No one wants to sit and scrub car parts for hours. Isn’t that why we created things like car washes and carburetor cleaner? The best carb cleaners should work quickly so that you can have more fun driving the car rather than cleaning all the individual components. Sometimes fast-acting cleaners need to be a bit potent, but they don’t always have to be.
Carburetor cleaners should also be effective. That doesn’t necessarily equate with fast-acting either. Effective carburetor cleaners remove contaminants the first time around. Depending on how dirty your carburetor is, you may need a few cans to get down to the bare metal, but each of those cans should pull its weight when it comes to removing stubborn contaminants to reveal the clean part beneath.
Carburetor part cleaners are good to have around in case you’re working on a project and don’t feel like running to the auto parts store. For that reason, carburetor cleaners should store well, whether you have to replace a cap or simply store in a climate-controlled area. Having a product that is one-time use only isn’t necessarily efficient or a good investment.
Safe for Most Materials
The best carburetor cleaners shouldn’t destroy the components near where the carb sits or even those within the carb that aren’t necessarily metal. It’s a good idea to keep carburetor cleaners away from painted sections of your vehicle, but the best cleaners make it so you don’t have to worry about that at all. Carburetor cleaners that are safe for most materials make the job much easier as you can focus on more important things.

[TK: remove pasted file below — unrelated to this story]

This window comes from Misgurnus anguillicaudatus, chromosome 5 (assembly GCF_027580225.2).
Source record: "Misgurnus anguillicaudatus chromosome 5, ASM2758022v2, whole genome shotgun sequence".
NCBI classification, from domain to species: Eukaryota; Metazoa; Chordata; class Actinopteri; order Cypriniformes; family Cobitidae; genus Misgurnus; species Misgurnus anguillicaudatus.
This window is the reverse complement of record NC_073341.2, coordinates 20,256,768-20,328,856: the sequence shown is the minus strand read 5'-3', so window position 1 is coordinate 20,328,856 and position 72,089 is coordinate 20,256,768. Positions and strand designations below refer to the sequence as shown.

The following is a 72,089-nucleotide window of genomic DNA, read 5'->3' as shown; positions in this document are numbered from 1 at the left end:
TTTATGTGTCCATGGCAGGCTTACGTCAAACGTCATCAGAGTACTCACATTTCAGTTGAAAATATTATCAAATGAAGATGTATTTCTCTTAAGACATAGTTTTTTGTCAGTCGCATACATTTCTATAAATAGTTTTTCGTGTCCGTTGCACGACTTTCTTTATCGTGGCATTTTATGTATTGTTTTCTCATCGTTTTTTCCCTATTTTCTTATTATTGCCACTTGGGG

- Low Odor. The number of volatile organic compounds (VOCs) and the intensity of the carburetor cleaner’s odor typically go hand-in-hand. Different manufacturers will blend their carburetor cleaners with varying compounds, so some may smell worse than others. We don’t recommend huffing every carburetor cleaner you see in an auto parts store, but be aware of this as you shop around.
- Spray vs. Dip. When considering carburetor cleaners, decide whether you want to use an aerosol spray or a dipping can. There are pros and cons to each method. Beyond the points we mentioned above when describing the various types of carburetor cleaner, spray cans are typically easier to use for most people while dipping cans require more time.
- Amount of Cleaning Required. If you’ve purchased an engine that hasn’t seen the better end of a scrub brush in quite some time, consider purchasing bulk amounts of carburetor cleaner. Dipping cans may be an efficient solution in this case, since you’ll likely be cleaning a lot of components. However, if you only plan on cleaning a single carburetor, a can should be all you need.